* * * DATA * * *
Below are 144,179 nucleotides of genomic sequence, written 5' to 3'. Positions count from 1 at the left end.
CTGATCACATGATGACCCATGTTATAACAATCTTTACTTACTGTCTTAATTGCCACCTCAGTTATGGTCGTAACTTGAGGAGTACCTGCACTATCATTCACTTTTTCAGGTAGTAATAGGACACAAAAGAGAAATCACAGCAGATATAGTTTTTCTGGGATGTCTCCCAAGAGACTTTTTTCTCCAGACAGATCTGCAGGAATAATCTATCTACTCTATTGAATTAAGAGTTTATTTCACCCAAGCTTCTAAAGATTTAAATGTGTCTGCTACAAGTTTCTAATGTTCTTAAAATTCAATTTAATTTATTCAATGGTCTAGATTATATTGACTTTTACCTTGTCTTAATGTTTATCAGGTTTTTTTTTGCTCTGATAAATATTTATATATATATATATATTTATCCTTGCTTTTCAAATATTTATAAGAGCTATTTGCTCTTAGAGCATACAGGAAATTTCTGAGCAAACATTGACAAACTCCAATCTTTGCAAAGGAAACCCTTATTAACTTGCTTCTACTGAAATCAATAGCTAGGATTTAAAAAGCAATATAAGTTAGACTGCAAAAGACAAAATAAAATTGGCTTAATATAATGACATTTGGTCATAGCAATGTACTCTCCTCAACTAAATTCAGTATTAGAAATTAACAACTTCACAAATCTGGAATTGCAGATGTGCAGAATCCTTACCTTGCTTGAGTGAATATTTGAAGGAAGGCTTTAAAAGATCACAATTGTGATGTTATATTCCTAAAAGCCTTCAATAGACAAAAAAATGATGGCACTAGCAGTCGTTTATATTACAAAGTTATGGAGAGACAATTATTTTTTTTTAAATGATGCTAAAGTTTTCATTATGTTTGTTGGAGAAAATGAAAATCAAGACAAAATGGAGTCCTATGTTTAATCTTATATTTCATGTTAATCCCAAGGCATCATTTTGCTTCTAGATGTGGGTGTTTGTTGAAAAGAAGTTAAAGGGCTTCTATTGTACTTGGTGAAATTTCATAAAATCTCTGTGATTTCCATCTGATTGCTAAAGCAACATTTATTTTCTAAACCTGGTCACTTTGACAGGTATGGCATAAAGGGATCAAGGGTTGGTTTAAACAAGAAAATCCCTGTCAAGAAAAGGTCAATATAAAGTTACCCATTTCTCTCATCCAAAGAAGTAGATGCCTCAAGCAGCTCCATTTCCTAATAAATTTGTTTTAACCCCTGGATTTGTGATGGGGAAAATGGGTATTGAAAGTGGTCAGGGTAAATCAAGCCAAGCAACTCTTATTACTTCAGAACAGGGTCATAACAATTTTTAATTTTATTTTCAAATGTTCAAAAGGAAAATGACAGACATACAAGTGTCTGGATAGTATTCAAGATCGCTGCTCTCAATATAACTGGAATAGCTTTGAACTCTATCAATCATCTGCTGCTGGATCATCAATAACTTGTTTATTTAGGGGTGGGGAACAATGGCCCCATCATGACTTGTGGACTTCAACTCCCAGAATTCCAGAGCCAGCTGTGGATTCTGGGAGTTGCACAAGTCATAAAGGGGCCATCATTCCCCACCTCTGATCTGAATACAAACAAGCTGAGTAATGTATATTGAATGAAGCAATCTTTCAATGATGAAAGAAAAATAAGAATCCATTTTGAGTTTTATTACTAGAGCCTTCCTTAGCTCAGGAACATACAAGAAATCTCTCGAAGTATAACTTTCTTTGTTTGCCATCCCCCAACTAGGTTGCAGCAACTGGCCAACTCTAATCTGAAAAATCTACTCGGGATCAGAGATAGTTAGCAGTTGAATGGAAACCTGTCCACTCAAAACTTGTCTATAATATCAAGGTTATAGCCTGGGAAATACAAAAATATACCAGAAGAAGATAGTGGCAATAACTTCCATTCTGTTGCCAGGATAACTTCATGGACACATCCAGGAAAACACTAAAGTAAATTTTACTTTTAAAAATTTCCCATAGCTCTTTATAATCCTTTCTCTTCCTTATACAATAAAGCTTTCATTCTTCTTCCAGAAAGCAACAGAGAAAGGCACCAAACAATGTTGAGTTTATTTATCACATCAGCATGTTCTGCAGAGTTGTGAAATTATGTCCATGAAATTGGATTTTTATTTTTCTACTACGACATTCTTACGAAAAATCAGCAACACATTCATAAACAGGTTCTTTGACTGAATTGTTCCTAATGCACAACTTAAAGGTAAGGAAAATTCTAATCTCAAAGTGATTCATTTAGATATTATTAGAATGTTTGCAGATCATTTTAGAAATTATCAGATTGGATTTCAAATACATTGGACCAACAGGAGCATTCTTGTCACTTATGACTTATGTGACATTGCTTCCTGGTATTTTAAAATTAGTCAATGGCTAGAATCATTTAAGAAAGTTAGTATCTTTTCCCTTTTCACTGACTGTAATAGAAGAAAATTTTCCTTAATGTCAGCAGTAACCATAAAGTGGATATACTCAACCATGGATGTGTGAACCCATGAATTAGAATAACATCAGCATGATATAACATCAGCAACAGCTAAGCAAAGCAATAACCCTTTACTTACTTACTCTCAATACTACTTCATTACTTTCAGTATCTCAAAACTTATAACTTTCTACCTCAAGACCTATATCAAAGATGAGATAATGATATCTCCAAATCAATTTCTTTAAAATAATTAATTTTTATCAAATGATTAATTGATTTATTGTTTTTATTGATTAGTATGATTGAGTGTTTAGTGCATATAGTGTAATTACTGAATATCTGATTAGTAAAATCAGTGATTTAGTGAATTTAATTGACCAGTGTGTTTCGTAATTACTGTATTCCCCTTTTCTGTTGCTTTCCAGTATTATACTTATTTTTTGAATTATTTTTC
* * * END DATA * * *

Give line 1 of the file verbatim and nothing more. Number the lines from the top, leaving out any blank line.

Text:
Below are 144,179 nucleotides of genomic sequence, written 5' to 3'. Positions count from 1 at the left end.